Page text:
There have been many attempts to compare Occupy Wall Street to the Tea Party. Until recently, the better view seemed to be that both movements recognize that there is something terribly wrong with the world today, but that each has different policy prescriptions for improving the situation. But then last week something changed. Both movements — Occupy as part of “Occupy Black Friday,” and a prominent Tea Party group, Grassfire Nation, as part of an attempt to cash in on “Small Business Saturday” — urged their followers to do the same thing: to shun the “Big Box” stores in favor of small businesses. Of course Grassfire Nation’s call to action came with neither the anti-business window-dressing, nor the calls to “occupy or boycott” successful retail outlets, that Occupy was urging. Nonetheless, I was surprised to see a Tea Party group buy into the “Small Business Saturday” idea because it is both anti-small business and anti-American.
How could “Small Business Saturday” be anti-small business? Well, consider what is actually in the interest of small business — or any business. For a business to be successful, it needs to be able to plan long-range. It needs to be able to anticipate demand and allocate its resources accordingly. If a business is being patronized sporadically by people who are buying from them out of guilt, altruism, or misplaced patriotic feeling, rather than rational self-interest, then the business cannot determine the true demand for its product or service, the demand that will remain when the feeling-based fad-of-the-moment passes.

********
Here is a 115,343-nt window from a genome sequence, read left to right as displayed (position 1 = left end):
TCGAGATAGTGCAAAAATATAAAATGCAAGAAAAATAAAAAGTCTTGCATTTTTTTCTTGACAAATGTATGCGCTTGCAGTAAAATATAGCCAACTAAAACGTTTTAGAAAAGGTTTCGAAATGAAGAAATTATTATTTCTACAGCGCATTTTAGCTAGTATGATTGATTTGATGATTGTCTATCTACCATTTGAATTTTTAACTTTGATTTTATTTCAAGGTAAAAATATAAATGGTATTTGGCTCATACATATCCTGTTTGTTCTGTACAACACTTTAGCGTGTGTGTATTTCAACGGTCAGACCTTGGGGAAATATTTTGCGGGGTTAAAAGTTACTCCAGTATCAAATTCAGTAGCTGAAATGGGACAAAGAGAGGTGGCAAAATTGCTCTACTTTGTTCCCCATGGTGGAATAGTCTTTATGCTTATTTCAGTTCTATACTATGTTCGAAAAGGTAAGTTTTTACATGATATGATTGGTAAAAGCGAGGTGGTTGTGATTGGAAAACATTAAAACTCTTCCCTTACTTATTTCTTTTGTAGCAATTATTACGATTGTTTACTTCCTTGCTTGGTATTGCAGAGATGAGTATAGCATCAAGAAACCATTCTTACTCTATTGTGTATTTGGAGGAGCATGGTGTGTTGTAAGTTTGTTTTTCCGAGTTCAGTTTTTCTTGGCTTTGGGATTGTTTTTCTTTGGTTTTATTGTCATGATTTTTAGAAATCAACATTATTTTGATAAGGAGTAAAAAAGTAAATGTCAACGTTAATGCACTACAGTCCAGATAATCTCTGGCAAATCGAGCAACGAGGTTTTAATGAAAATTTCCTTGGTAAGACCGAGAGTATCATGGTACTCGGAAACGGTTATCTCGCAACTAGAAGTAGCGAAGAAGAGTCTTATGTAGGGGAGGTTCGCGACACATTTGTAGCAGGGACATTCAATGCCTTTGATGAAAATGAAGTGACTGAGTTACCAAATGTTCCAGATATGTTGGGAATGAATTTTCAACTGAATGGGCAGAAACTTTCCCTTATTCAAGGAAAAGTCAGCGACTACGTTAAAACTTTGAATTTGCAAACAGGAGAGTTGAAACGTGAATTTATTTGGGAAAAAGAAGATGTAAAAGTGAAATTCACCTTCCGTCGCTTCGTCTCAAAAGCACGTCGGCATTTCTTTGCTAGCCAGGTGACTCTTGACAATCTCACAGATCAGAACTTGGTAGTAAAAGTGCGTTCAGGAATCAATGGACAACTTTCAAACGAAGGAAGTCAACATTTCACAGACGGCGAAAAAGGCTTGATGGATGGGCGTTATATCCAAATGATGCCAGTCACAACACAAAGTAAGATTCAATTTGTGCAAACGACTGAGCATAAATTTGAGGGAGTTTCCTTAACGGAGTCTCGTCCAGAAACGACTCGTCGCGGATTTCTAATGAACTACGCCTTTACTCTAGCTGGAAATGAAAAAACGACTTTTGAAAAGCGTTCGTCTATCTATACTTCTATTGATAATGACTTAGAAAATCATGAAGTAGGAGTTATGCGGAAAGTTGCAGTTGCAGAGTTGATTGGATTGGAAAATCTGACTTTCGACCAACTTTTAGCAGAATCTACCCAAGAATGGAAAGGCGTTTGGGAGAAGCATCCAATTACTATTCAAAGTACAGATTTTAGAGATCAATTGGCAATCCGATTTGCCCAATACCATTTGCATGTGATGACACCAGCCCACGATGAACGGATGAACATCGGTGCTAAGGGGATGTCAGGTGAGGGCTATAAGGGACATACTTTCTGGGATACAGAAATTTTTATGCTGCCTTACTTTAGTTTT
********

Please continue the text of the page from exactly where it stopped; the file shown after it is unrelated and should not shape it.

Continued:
Moreover, any rational business owner has as his goal the providing of value to his customers. He needs to be confident that he is actually earning the money his customers spend on his products or services — that they would not prefer to be spending their money elsewhere. Otherwise, how can he feel the confidence in himself, his company, and his product, that is necessary for him to keep his business operating, developing and growing?
It is true that small business today is akin to an endangered species, and that we are in danger of losing the values that only it can offer — including, in many cases, specialized knowledge and personalized service. But the answer is not to ask people to, e.g., spend more money on a product than they would have otherwise, simply because they were told they had a duty to patronize a small business. Such a policy is antithetical to the idea of human beings born with an inalienable right to pursue their own happiness — the uniquely American ideal. This is particularly true today when, thanks to our government moving further and further away from that ideal, it may be that the only big businesses can earn enough profit to hire new workers or reinvest. Only big businesses enjoy the economies of scale often necessary to thrive in spite of the huge regulatory and tax burdens they are forced to bear.
If you really want to help small business, buy exactly what you want or need, where you want to and can best afford to buy it. And then spend the rest of your money donating to those organizations or candidates who are most likely to help lift our government’s huge regulatory and tax burden — from all businesses. Only when our economy recovers can there exist a substantial, stable customer base that can afford, based on their tastes and preferences, regularly to patronize both small and big businesses. And abolishing as much of the tax and regulatory burden as possible, as soon as possible, is essential to the process of recovery.
(For more, see “‘Buy American’ is Un-American,” by Dr. Harry Binswanger of ARI.)